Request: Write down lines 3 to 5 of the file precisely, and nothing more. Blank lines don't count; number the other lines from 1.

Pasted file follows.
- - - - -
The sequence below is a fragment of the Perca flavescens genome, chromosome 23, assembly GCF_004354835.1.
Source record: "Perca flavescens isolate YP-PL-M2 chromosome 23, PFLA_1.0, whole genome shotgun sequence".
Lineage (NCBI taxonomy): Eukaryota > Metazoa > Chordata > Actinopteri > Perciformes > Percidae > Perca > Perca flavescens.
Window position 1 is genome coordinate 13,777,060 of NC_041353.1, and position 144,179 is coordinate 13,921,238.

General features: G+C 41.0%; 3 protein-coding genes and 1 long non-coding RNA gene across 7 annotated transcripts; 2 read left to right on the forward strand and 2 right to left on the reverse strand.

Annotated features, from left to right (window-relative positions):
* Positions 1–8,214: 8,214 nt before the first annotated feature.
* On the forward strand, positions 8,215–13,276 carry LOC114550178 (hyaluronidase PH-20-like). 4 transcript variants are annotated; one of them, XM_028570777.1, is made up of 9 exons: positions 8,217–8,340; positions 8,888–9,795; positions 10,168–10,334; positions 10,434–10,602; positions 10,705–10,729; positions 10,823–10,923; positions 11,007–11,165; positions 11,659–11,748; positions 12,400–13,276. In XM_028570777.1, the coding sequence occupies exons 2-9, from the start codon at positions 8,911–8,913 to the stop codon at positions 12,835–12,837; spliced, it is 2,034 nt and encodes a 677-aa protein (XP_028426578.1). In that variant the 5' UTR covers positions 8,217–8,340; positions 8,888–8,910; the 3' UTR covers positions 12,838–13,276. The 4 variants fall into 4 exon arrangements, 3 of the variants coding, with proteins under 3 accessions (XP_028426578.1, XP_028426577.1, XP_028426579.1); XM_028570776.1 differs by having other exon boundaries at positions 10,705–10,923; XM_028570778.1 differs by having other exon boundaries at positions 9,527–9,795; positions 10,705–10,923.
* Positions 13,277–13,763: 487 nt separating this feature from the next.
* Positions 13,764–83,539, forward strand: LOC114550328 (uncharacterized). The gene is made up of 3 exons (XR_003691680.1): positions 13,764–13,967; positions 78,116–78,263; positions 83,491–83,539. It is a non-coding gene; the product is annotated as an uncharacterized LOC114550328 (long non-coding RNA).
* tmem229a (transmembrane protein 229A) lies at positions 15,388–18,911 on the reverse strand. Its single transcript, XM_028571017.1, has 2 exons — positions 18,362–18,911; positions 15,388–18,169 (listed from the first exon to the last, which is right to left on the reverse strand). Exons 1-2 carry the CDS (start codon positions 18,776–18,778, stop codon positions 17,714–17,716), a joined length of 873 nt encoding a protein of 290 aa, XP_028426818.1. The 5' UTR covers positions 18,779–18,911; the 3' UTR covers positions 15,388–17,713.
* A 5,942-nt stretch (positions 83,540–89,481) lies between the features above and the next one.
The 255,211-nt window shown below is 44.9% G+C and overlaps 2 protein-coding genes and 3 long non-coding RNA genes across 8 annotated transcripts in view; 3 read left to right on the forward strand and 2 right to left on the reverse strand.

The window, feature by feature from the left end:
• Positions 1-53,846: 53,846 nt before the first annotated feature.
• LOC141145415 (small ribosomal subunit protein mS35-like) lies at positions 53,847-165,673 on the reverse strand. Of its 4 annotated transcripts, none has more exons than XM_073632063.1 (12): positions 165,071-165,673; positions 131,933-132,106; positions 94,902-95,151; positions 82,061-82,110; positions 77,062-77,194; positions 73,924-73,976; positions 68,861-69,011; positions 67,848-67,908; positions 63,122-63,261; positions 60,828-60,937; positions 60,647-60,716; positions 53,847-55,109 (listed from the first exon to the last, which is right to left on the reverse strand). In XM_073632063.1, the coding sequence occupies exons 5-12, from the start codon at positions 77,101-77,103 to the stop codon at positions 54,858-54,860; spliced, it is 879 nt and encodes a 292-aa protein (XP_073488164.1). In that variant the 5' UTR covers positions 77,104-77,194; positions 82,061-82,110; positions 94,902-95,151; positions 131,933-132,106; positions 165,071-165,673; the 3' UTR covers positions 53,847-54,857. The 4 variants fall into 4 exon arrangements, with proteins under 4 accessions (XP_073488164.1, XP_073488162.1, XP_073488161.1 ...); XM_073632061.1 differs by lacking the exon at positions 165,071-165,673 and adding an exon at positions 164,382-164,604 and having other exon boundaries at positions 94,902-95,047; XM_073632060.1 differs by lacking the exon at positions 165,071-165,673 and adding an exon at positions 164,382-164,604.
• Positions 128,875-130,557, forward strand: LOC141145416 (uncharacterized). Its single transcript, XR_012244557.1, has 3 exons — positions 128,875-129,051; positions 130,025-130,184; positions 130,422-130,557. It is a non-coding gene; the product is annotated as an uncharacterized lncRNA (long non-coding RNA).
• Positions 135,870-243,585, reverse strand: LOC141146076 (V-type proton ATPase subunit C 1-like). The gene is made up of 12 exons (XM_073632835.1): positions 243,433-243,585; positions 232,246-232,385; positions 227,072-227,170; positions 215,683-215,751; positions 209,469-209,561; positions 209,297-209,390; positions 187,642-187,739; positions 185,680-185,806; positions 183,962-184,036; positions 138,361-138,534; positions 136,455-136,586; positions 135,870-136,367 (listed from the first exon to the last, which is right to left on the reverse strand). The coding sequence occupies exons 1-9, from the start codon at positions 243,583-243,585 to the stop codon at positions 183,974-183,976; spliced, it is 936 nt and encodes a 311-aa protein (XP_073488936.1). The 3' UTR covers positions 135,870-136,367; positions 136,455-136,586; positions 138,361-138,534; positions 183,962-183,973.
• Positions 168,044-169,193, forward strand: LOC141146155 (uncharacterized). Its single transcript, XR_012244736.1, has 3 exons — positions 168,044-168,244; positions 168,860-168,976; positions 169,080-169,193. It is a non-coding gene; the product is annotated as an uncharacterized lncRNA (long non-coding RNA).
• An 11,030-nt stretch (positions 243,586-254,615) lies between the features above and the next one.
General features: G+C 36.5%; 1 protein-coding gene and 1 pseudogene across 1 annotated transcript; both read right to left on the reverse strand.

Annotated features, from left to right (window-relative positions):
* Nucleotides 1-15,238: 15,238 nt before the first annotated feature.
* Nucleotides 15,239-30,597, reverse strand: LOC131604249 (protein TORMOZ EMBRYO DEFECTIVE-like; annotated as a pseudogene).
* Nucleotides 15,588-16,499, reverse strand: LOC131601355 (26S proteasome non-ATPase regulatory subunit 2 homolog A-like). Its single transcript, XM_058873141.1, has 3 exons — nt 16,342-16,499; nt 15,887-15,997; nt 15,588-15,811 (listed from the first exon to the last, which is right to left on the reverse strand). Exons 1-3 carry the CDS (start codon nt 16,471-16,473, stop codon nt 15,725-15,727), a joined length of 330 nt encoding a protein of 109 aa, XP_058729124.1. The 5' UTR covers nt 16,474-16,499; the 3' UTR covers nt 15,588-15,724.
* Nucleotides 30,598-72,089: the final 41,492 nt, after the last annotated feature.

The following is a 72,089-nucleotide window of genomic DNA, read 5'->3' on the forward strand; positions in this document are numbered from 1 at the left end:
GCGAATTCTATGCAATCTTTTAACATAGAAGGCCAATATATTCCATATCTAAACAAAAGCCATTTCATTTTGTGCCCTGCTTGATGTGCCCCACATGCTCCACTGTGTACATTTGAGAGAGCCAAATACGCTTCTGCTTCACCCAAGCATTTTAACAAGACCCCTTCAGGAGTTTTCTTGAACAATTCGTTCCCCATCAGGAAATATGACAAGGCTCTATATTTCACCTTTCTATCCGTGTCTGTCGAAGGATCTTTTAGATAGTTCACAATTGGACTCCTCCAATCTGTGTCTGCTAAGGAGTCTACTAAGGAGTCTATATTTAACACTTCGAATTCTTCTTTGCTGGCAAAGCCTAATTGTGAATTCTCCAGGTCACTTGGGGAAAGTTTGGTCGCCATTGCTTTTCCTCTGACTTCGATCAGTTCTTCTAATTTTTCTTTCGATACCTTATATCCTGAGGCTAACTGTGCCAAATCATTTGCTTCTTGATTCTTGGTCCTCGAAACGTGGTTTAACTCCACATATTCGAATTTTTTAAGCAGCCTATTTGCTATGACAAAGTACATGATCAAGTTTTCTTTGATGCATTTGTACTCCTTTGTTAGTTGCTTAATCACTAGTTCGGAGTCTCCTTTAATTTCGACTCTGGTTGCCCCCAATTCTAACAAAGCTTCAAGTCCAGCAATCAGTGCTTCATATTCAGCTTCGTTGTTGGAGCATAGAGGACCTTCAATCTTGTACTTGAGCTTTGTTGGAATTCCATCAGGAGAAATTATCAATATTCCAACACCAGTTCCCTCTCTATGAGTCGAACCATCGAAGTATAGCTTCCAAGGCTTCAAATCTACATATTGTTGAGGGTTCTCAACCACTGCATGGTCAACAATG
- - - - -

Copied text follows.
Lineage (NCBI taxonomy): Eukaryota > Metazoa > Chordata > Actinopteri > Perciformes > Percidae > Perca > Perca flavescens.
Window position 1 is genome coordinate 13,777,060 of NC_041353.1, and position 144,179 is coordinate 13,921,238.

General features: G+C 41.0%; 3 protein-coding genes and 1 long non-coding RNA gene across 7 annotated transcripts; 2 read left to right on the forward strand and 2 right to left on the reverse strand.